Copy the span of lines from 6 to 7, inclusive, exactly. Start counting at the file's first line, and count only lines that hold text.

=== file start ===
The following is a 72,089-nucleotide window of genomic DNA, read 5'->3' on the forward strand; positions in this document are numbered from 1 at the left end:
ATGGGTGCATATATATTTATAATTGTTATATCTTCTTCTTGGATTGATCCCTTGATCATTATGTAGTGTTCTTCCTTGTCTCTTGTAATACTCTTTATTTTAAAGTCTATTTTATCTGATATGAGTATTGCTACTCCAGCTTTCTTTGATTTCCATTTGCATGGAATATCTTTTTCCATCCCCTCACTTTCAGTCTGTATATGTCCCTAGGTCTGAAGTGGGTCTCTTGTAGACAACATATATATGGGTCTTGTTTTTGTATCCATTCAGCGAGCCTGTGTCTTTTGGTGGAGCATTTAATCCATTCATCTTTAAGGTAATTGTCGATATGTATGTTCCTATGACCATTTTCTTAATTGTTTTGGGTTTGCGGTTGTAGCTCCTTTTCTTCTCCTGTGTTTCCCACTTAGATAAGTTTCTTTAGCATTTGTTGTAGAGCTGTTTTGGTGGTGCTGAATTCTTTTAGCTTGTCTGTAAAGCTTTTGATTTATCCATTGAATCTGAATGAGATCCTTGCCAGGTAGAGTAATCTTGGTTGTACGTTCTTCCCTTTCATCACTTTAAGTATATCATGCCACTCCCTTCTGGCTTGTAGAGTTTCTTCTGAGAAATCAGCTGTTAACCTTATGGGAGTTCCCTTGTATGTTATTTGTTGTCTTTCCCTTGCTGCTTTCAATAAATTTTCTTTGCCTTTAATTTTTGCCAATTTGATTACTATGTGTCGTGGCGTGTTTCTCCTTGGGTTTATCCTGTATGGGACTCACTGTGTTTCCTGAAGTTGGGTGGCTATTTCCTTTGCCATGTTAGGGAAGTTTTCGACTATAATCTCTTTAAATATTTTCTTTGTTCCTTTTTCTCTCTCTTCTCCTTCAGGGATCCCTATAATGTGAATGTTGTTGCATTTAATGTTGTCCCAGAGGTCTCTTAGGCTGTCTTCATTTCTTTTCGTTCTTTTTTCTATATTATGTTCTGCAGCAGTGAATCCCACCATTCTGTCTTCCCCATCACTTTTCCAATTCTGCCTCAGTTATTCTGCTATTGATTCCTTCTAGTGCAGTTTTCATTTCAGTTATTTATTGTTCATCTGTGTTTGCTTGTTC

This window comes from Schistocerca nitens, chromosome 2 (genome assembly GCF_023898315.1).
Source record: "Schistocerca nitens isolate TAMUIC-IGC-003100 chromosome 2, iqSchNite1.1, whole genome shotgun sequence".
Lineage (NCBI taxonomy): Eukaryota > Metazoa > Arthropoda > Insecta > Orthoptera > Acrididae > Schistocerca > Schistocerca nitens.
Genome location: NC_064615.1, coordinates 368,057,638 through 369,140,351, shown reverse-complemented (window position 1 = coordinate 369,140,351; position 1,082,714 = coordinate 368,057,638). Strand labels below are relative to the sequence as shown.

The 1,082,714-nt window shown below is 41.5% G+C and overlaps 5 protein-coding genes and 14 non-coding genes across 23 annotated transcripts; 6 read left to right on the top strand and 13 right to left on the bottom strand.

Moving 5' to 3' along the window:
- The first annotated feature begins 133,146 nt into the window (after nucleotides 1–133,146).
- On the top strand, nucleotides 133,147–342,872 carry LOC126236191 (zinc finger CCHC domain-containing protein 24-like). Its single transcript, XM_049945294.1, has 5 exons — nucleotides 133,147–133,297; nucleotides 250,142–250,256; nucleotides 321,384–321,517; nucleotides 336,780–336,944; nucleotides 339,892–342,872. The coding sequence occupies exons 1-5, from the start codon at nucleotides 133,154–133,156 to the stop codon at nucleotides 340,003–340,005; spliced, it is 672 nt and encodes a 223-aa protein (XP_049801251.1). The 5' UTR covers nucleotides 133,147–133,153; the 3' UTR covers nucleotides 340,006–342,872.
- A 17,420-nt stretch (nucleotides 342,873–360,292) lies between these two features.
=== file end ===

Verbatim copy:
Genome location: NC_064615.1, coordinates 368,057,638 through 369,140,351, shown reverse-complemented (window position 1 = coordinate 369,140,351; position 1,082,714 = coordinate 368,057,638). Strand labels below are relative to the sequence as shown.

The 1,082,714-nt window shown below is 41.5% G+C and overlaps 5 protein-coding genes and 14 non-coding genes across 23 annotated transcripts; 6 read left to right on the top strand and 13 right to left on the bottom strand.